Judge Wool’s simplified rules of evidence

Whenever I hear my judicial brethren and sisteren speak of the law as a truth-seeking process, I have to laugh. Hahahahahahahahah.

The legal process is a faith-based ritual of assuring one another that we can know things and know how we know them. This is a collective delusion. For all we know we’re just the dream of a butterfly with indigestion.

Indeed, as Justice Cardozo said, “Life a dream is, though gently down the stream our boat we must row, row, row.” United States v. 99 Bottles of Beer on the Wall.

And as for the rules of evidence! Why should a dying declaration be reliable? Most dying people are out of their minds. Why should a duty to record make a document trustworthy? Most people with a duty to record hate their jobs and couldn’t care less. Do you consider your phone bill inherently trustworthy? If so, there’s a bridge in Brooklyn I can sell you cheap.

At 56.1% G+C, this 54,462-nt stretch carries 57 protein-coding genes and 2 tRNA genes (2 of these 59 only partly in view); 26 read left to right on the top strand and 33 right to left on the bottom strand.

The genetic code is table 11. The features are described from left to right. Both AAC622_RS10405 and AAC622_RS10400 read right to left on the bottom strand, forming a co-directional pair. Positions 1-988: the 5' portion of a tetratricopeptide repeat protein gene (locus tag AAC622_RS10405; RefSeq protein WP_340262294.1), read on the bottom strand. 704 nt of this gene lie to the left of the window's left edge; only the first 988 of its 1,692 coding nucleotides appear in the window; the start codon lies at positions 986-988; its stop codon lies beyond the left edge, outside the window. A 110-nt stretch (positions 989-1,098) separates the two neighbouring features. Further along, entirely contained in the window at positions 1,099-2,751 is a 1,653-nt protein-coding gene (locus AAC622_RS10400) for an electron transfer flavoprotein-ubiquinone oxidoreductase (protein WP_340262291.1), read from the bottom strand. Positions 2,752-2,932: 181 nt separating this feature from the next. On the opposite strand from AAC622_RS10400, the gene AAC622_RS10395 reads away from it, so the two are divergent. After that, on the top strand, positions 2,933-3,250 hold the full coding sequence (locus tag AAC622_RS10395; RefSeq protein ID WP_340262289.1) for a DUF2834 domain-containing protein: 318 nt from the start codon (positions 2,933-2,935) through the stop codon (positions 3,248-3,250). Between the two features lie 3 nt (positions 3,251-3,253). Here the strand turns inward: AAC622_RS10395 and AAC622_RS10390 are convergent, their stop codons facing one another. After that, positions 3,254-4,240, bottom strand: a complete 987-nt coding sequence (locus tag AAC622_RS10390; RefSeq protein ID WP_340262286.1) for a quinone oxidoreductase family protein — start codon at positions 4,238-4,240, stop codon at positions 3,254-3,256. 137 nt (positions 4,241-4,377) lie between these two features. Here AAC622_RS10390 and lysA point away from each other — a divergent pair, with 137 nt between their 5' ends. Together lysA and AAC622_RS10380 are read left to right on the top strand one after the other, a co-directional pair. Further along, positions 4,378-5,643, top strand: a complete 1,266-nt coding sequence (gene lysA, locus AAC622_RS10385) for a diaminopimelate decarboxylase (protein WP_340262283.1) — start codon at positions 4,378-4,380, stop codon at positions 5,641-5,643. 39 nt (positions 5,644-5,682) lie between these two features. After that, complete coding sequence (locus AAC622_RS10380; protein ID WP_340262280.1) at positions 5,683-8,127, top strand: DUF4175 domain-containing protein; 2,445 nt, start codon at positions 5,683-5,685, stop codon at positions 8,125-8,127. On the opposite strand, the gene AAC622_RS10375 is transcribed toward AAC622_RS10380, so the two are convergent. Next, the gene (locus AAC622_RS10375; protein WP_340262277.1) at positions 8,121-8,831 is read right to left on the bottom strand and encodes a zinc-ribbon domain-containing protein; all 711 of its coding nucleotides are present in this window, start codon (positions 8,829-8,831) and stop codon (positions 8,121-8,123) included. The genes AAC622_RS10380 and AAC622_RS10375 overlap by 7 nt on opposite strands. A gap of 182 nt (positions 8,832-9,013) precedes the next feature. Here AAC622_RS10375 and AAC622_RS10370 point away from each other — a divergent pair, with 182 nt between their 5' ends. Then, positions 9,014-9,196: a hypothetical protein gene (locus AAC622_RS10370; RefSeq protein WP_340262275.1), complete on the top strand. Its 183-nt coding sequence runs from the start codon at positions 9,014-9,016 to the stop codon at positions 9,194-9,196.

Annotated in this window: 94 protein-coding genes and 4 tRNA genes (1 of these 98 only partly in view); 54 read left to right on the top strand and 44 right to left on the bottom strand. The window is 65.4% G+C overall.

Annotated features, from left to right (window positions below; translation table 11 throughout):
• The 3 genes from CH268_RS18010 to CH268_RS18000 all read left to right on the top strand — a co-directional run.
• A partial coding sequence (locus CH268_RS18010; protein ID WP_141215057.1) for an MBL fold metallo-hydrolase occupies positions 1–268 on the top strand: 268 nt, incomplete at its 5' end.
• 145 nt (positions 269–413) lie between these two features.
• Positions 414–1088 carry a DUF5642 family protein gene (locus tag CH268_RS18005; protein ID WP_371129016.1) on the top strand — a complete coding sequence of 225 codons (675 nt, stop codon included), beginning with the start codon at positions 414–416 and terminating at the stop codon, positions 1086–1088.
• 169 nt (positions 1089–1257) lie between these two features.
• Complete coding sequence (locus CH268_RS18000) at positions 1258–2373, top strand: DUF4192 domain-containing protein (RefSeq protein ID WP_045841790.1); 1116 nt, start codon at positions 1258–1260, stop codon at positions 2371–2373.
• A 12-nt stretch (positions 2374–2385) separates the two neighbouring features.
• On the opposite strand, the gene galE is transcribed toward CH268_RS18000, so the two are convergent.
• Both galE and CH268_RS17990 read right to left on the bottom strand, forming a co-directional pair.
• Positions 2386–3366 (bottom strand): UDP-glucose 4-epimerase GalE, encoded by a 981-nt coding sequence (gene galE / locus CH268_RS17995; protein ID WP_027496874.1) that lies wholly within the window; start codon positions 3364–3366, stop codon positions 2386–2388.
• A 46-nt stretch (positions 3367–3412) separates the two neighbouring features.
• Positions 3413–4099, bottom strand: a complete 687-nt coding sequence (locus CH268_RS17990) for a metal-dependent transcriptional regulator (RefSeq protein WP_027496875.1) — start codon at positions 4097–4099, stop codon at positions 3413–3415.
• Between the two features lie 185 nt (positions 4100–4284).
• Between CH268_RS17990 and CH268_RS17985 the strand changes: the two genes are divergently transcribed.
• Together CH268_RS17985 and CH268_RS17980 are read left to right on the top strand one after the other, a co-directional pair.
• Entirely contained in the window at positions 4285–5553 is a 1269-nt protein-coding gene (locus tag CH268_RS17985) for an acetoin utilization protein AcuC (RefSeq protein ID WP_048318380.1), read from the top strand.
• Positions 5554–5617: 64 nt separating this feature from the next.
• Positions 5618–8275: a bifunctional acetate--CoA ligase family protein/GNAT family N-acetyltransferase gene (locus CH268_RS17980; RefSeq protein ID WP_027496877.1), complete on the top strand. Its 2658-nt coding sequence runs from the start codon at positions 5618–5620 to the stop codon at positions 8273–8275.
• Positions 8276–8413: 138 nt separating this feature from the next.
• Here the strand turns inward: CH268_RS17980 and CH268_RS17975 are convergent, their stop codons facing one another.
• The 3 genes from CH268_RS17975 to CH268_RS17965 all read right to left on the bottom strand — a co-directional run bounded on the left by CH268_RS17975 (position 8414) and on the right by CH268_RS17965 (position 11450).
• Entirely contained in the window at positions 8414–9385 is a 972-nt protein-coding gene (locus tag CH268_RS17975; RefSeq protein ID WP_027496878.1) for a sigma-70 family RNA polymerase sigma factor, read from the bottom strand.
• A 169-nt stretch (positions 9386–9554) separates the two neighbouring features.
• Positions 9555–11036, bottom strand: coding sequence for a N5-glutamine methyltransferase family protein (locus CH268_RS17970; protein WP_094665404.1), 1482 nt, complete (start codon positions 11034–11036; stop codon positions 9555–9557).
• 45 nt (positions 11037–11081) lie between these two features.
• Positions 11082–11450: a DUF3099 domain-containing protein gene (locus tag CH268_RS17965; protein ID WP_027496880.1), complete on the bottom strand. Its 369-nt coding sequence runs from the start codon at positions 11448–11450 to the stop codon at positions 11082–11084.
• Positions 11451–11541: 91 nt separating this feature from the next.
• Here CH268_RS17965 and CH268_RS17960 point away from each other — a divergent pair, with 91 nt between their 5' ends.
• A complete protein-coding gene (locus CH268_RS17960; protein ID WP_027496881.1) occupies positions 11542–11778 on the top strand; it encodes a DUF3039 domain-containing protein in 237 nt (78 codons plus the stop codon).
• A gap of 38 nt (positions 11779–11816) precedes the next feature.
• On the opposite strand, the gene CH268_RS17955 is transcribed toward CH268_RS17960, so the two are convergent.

In practice, the reliability of a statement is based on how much money the speaker makes. That’s why judges need more money. How can we expect to get respect when every whiteshoe shyster in front of us makes more than we do?

About Appellate Squawk

A satirical blog for criminal defense lawyers and their friends who won't give up without a squawk.
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